Since I run an email newsletter startup (not quite the same thing as the OP is discussing)it's fair to say I believe in the value of email.

Surprises me how many people though tell me we should build and sell an App instead. Which market would you rather gain traction in - people with smartphones or people with an email address?


I think OP was right in saying that email can be used to later up sell on an app or other product. Once you've built a good list, you can even ask them if they would prefer a native app.


At Correlated (http://www.correlated.org), the daily results email has been a key part of the user experience from day one. In fact, users can take part in the site's main activity -- responding to the daily poll question -- straight from their email. I've found that users tolerate a once-a-day email pretty well, and it's a little more noticeable than just an RSS feed.

That said, here's how I think users respond to daily content delivered via email vs. an RSS feed:

-- A handful of RSS feed updates a day: That's cool.

-- A TON of RSS feed updates a day: Still cool. I'll get to 'em when I get to 'em.

-- A handful of email newsletters a day: That's cool.

-- A TON of email newsletters a day: Not cool, man. If I have time, I'll filter them. Otherwise, time to unsubscribe.

So, yeah, right now, email might be a good medium ... but there is a saturation point.


So, yeah, right now, email might be a good medium ... but there is a saturation point.

Long term it'll continue to be too, just as with anything else. There are only so many magazines, newspapers, TV channels, Web sites, foods, restaurants, drinks, etc, that we can cope with/consume each day too, but new ones come along and knock others out of business without breaking the tolerance for the medium (luckily!) :-)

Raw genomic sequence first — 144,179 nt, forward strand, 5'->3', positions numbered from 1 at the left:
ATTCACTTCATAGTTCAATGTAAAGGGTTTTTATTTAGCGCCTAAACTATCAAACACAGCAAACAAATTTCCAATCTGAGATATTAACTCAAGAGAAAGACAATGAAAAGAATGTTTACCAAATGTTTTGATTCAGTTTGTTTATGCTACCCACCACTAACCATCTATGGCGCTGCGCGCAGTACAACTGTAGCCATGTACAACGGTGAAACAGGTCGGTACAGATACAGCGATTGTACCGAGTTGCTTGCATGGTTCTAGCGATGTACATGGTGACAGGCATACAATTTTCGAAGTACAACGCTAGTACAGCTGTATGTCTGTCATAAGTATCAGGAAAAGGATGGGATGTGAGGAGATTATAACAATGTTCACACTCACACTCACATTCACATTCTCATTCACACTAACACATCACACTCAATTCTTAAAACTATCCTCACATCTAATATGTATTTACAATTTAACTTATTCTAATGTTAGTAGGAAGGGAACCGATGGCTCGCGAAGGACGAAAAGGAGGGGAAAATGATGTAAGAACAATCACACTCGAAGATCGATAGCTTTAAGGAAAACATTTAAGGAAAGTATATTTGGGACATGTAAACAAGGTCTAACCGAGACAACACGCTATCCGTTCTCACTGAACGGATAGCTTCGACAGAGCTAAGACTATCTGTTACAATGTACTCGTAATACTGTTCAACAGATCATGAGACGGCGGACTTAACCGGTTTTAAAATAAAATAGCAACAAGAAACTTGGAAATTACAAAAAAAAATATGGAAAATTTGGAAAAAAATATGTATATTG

Very interesting. About two weeks ago I coded up this one http://www.samsreminder.com/ in a weekend for fun. (Not really meant to be a startup, but just a service that could be helpful to a few folks.) It is an almost-email-only solution.


My former employer FierceMarkets was a very profitable email-only B2B publisher for years. Email isn't sexy, but it's an incredibly powerful and often underrated medium.


Building a Twitter client via email: http://essenceapp.com

To focus on the people you care about


Who produced the video for you ?


Nathan Barry has been writing an articulate blog about the process of starting a SaaS business in this "e-mail first" manner: http://nathanbarry.com/

His product is (well, will be) to offer this as a service to others: http://convertkit.com/


Beeminder started this way too (it was Kibotzer -- the kibitzing bot [http://blog.beeminder.com/beenamer] -- back then). Bot emails you asking for your number (eg, your weight) and sends you back a graph of your progress.


Let's not forget that this is how Twitter got started, too. (Though they used SMS instead of email.)


I'll add another "me to" to this. Diarysnap (http://diarysnap.com/) started of as a greasy hack that plugged email surveys into an excel spreadsheet - initially manually.


Cloudability started this way too. It wasn't until the initial free email system broke and the people using it wrote in saying WTF that we realized we were onto something...


Can you elaborate? I am having a hard time conceptualizing this.


TheLadders.com started exactly like this. IT was an email digest of 100k + jobs, went crazy viral.